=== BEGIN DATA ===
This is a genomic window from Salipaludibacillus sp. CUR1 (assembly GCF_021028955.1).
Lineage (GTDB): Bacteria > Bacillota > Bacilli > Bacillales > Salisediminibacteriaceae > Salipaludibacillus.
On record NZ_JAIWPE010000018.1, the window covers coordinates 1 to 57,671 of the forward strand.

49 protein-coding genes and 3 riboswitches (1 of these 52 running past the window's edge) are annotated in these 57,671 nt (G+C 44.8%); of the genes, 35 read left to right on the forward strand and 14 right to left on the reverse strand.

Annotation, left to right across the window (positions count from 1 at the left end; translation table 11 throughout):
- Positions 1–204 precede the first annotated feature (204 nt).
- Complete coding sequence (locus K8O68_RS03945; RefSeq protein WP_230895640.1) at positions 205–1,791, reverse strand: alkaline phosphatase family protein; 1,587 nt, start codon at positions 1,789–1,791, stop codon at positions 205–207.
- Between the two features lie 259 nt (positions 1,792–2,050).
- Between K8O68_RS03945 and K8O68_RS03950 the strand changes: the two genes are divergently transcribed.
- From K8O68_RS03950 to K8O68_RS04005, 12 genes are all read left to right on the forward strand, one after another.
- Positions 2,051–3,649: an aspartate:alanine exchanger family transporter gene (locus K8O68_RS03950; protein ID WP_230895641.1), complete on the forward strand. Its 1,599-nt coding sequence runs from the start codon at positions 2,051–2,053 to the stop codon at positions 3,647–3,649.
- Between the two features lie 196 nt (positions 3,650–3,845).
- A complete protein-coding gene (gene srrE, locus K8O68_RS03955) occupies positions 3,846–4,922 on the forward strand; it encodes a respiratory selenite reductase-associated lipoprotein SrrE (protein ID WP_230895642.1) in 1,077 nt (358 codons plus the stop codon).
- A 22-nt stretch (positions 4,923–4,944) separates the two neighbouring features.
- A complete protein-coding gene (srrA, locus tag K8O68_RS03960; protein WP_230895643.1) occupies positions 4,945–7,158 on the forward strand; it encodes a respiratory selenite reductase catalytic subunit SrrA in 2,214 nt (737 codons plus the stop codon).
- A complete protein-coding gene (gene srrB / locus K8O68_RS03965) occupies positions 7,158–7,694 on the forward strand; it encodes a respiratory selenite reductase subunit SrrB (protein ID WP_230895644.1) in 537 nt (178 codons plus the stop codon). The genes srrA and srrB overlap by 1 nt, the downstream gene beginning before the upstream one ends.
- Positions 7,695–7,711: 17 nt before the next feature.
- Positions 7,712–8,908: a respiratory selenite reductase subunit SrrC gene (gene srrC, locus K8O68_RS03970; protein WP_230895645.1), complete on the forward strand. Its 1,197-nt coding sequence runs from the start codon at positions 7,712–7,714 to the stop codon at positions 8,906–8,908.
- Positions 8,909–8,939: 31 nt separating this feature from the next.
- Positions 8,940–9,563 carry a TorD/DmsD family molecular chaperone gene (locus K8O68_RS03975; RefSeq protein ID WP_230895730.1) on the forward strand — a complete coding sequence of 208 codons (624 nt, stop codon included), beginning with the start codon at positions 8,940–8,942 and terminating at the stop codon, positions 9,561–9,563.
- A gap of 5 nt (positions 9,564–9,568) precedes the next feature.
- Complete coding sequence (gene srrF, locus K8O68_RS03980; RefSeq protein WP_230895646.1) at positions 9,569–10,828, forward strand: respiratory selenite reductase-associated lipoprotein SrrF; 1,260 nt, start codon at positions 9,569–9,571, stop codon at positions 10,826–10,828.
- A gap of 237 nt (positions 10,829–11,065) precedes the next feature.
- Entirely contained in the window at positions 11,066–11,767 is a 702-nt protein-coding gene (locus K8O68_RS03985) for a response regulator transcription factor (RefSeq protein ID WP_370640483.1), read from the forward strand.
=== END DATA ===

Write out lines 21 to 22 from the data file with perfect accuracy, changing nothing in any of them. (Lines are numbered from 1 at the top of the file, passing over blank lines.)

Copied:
- A gap of 5 nt (positions 9,564–9,568) precedes the next feature.
- Complete coding sequence (gene srrF, locus K8O68_RS03980; RefSeq protein WP_230895646.1) at positions 9,569–10,828, forward strand: respiratory selenite reductase-associated lipoprotein SrrF; 1,260 nt, start codon at positions 9,569–9,571, stop codon at positions 10,826–10,828.